• Upskilling Māori practitioners to increase capacity and capability to work with Māori by: 
    • Increasing proficiency in te reo Māori me ona tikanga 
    • Accessing and developing proficiency/training in culturally specific resources, such as those developed by ‘Te Whānau o Te Kakano’ and other kaupapa Māori services 
    • Where mainstream intervention models are used, actively seek cultural supervision to increase proficiency in blending these with Māori approaches and delivering them within a framework based on tikanga and values that fit with Te Ao Māori. 
    • Accessing supervision with other Māori in the field (including kaumātua) who can support continuing development. 
    • Promoting the involvement of tāne in service delivery by inviting and encouraging Māori men to train to work in this area (having a workforce development plan for tāne specifically).  
    • Funding for mobile services to assist with service delivery as well as to provide training/workforce development. 

Sector development

The Report of the Taskforce for Action on Sexual Violence (2009)  recommendation 11c (p.4), supported by TOAH-NNEST, supports the investment in Mäori/whänau-led solutions informed by Te Ohaakii a Hine as a prevention model for tangata whenua.  

This includes actively advocating for: 

  • Better resourcing for Kaupapa Māori Services. There is currently a dearth of Kaupapa Māori sexual violence services throughout Aotearoa NZ.  This is largely due to funding constraints across the whole of the sexual violence sector and also supported by Government policy to rationalise funding streams.   
  • Promoting support for Māori by Māori who are cognisant with Māori tikanga and values to assist them to navigate a pathway forward with Police, the Courts, statutory and medical organisations, and any other support services.  
  • Ensuring Kaupapa Māori processes such as hohourongo (Māori conflict resolution process) can be accessed and recognised, as opposed to only Tauiwi restorative justice processes.  
  • Relationship building with Māori services and the Māori community that is genuine and meaningful to both parties. Relationship building must not be dependent on current service delivery to Māori clients.  Confining pro-active relationship building with the Māori community to times of crisis would be akin to tokenism. 
  • Supporting the development of a separate set of Good Practice Guidelines for Kaupapa Māori Sexual Violence services providing crisis support. 
  • Ensuring that Good Practice Guidelines for mainstream services working with Māori are consistent with these Good Practice Guidelines for Kaupapa Māori Sexual Violence services providing crisis support. 

Relevant References - other related research

Enhancing cultural competence 

Milne, M. (2010). He rongoa kei te korero. Talking therapies for Maori: Wise practice guide for mental health and addiction services. Auckland: Te Pou o Te Whakaaro Nui. 

Other related research 

Aldridge, Nuki. (2012). Through maori eyes. In Ngapuhi Speaks: He Wakaputanga o te Rangatiratanga o Nu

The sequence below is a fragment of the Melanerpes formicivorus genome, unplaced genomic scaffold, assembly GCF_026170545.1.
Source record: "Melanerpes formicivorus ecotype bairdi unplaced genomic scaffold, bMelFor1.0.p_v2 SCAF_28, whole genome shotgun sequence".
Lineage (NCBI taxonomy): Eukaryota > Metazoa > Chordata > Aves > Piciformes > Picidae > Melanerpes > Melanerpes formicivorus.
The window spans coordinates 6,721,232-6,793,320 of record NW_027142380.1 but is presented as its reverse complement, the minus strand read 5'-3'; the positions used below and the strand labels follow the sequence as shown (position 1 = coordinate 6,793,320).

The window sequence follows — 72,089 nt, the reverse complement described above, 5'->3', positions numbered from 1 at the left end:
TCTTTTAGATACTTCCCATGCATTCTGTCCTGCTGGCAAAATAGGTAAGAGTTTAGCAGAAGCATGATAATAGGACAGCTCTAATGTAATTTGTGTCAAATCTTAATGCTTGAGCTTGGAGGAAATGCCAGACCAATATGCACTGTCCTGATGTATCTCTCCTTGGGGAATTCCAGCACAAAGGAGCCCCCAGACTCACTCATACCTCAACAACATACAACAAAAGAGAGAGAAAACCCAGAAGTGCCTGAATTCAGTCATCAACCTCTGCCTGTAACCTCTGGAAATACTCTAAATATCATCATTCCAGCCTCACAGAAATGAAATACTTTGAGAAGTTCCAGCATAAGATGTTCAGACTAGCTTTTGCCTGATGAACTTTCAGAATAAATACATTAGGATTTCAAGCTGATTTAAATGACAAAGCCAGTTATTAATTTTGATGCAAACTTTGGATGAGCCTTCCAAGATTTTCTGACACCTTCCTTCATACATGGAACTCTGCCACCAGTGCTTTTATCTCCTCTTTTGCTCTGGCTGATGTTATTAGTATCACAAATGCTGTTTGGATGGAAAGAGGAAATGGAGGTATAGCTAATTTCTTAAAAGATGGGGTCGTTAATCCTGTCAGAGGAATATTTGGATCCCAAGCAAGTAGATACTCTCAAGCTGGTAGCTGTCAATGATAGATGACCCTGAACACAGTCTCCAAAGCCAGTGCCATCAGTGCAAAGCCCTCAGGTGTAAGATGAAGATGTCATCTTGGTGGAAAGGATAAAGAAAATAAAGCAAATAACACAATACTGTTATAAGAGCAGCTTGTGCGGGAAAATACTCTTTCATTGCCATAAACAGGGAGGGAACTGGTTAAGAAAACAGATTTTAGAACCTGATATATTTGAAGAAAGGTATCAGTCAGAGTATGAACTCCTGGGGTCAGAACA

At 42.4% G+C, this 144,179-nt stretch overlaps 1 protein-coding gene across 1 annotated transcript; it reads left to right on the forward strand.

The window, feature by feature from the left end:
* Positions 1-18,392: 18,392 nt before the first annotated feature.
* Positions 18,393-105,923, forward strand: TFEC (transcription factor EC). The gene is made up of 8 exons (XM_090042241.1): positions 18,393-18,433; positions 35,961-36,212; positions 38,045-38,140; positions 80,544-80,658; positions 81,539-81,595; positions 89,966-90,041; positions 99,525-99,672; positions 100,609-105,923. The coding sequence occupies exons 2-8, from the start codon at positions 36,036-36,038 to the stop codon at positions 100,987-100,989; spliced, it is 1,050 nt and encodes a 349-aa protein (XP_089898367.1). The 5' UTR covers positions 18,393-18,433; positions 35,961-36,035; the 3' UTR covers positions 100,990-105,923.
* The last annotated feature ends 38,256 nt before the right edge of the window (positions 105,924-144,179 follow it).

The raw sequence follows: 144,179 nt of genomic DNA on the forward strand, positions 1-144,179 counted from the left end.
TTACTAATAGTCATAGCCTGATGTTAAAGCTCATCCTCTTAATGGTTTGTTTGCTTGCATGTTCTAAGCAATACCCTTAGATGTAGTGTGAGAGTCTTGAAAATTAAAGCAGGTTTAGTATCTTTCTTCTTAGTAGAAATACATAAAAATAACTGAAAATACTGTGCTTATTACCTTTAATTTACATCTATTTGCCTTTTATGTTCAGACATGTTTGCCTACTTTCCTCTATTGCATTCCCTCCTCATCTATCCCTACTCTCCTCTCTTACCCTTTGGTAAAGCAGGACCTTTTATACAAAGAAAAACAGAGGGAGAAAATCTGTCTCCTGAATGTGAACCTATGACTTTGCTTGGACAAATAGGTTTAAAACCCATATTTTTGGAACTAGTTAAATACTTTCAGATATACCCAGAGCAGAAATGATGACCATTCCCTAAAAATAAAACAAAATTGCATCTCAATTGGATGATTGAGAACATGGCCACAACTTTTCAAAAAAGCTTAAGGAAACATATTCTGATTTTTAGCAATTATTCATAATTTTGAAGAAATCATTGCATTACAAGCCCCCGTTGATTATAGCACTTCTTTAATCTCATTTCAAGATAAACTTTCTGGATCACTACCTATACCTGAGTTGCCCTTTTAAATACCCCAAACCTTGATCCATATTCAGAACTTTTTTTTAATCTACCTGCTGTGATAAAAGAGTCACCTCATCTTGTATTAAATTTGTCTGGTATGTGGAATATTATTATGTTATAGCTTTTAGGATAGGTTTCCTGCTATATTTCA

Tireni and Te Tiriti o Waitangi Independent Report on Ngapuhi Nui Tonu Claim (pp xi-xii). Te Kawariki & Network Waitangi Whangarei (Inc).  

Durie, M. (1994). Whaiora: Maori health development. Auckland: Oxford.  

Durie, M. (2003). Nga kahui pou: Launching Maori futures. Wellington: Huia.  

Durie, M. (2005, May). Indigenous health reforms: Best health outcomes for Maori in New Zealand. Paper presented at the Alberta Symposium on Health, Unleashing Innovation in Health Care, Alberta, Canada. Retrieved from Publications%20%20Mason/M%20Durie%20Indigenous%20Health%20reforms%20Best%20Health%20outcomes%20for%20Maori%20in%20New%20Zealand.pdf?8D669ABBF3E26A2D11D67B8D01C9AE4C 

Fanslow, J.L., Robinson, E.M., Crengle, S., & Perese, L. (2007). Prevalence of child sexual abuse reported by a cross-sectional sample of New Zealand women. Child Abuse & Neglect, 31(9), 935-945. Retrieved from 

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Jansen, P., Bacal, K. and Crengle, S. (2009). He Ritenga Whakaaro: Maori experiences of health services.  Auckland: Mauri Ora Associates.  

Kawahru, I.H. (Ed.). (1989). Waitangi, Maori and Pakeha Perspectives of the Treaty of Waitangi. Auckland: Oxford University Press. 

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Milne, M. (2010). He rongoa kei te korero. Talking therapies for Maori: Wise practice guide for mental health and addiction services. Auckland: Te Pou o Te Whakaaro Nui. 

Milne, M. (2005). Maori perspectives on kaupapa Maori and psychology: A Discussion document. (A report for the 

New Zealand Psychologists Board. New Zealand Psychologists Board). Auckland, New Zealand. 

Ministry of Justice. 2009. Te Toiora Mata Tauherenga: Report of the taskforce for action on sexual violence.Wellington: Ministry of Justice.  

Ministry of Women’s Affairs. 2012. Lightning Does Strike Twice: preventing sexual revictimisationWellington: Ministry of Women’s Affairs. 

Nga Kaitiaki Mauri, Te Ohaaki a Hine – National Network for Ending Sexual Violence Together. (2010).  

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Nikora, L. W. (2007). Maori and psychology: Indigenous psychology in New Zealand. Hamilton, New Zealand: University of Waikato. 

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New Zealand Association of Counsellors Conference, Hamilton, New Zealand. 

Szazy, M., Rogers, A. & Simpson, M. (Eds.). (1993). Te TimatangaTatauTatau. p xiii). Wellington: Bridget Williams Books. 

Te Puni Kokiri. (2008). Tiaki Tinana: A case study on creating conversations about sexual violence. Wellington,  New Zealand: Te Puni Kokiri. 

 Te Puni Kokiri. (2009). National Stocktake of Kaupapa and Tikanga Maori Services in Crisis Intervention, Long Term Recovery and Care for Sexual Violence. Wellington, New Zealand. Sienna Hamilton-Katene. 

Te Puni Kokiri. (2009a). Te Puawaitanga o te Kakano: A Background Paper Report. Wellington, New Zealand:  Maori and Indigenous Analysis.